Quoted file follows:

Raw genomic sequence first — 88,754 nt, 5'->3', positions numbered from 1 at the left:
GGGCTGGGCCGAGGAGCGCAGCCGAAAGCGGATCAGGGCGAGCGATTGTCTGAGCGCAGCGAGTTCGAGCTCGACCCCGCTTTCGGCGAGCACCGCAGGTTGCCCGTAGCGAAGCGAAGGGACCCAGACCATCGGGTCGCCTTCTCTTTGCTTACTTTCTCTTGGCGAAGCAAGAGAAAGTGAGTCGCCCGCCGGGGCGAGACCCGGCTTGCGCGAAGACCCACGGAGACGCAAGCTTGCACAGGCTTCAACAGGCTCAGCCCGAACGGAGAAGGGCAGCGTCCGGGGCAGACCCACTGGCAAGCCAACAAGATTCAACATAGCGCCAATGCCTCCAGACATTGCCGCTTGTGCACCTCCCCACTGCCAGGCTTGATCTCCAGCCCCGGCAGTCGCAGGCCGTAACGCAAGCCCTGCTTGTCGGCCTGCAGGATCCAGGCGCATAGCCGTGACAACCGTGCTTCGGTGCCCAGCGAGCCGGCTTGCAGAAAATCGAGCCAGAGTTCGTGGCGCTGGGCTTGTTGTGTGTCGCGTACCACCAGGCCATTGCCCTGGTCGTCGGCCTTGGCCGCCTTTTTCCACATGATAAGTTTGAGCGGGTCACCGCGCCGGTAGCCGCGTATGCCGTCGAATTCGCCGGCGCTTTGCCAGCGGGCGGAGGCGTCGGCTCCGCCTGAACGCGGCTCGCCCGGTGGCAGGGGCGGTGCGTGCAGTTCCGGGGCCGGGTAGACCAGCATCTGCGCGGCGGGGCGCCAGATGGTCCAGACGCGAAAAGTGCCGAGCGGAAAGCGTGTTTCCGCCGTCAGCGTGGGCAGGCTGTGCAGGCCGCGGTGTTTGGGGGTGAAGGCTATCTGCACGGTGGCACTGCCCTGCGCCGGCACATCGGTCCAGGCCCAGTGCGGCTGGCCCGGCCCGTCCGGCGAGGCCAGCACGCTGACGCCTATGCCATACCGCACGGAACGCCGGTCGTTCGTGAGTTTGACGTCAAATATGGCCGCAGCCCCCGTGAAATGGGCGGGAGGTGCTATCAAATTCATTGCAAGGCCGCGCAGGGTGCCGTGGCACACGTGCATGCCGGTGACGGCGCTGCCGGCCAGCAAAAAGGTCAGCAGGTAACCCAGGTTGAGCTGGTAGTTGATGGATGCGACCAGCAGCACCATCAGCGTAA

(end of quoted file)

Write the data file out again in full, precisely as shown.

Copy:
Raw genomic sequence first — 88,754 nt, 5'->3', positions numbered from 1 at the left:
GGGCTGGGCCGAGGAGCGCAGCCGAAAGCGGATCAGGGCGAGCGATTGTCTGAGCGCAGCGAGTTCGAGCTCGACCCCGCTTTCGGCGAGCACCGCAGGTTGCCCGTAGCGAAGCGAAGGGACCCAGACCATCGGGTCGCCTTCTCTTTGCTTACTTTCTCTTGGCGAAGCAAGAGAAAGTGAGTCGCCCGCCGGGGCGAGACCCGGCTTGCGCGAAGACCCACGGAGACGCAAGCTTGCACAGGCTTCAACAGGCTCAGCCCGAACGGAGAAGGGCAGCGTCCGGGGCAGACCCACTGGCAAGCCAACAAGATTCAACATAGCGCCAATGCCTCCAGACATTGCCGCTTGTGCACCTCCCCACTGCCAGGCTTGATCTCCAGCCCCGGCAGTCGCAGGCCGTAACGCAAGCCCTGCTTGTCGGCCTGCAGGATCCAGGCGCATAGCCGTGACAACCGTGCTTCGGTGCCCAGCGAGCCGGCTTGCAGAAAATCGAGCCAGAGTTCGTGGCGCTGGGCTTGTTGTGTGTCGCGTACCACCAGGCCATTGCCCTGGTCGTCGGCCTTGGCCGCCTTTTTCCACATGATAAGTTTGAGCGGGTCACCGCGCCGGTAGCCGCGTATGCCGTCGAATTCGCCGGCGCTTTGCCAGCGGGCGGAGGCGTCGGCTCCGCCTGAACGCGGCTCGCCCGGTGGCAGGGGCGGTGCGTGCAGTTCCGGGGCCGGGTAGACCAGCATCTGCGCGGCGGGGCGCCAGATGGTCCAGACGCGAAAAGTGCCGAGCGGAAAGCGTGTTTCCGCCGTCAGCGTGGGCAGGCTGTGCAGGCCGCGGTGTTTGGGGGTGAAGGCTATCTGCACGGTGGCACTGCCCTGCGCCGGCACATCGGTCCAGGCCCAGTGCGGCTGGCCCGGCCCGTCCGGCGAGGCCAGCACGCTGACGCCTATGCCATACCGCACGGAACGCCGGTCGTTCGTGAGTTTGACGTCAAATATGGCCGCAGCCCCCGTGAAATGGGCGGGAGGTGCTATCAAATTCATTGCAAGGCCGCGCAGGGTGCCGTGGCACACGTGCATGCCGGTGACGGCGCTGCCGGCCAGCAAAAAGGTCAGCAGGTAACCCAGGTTGAGCTGGTAGTTGATGGATGCGACCAGCAGCACCATCAGCGTAA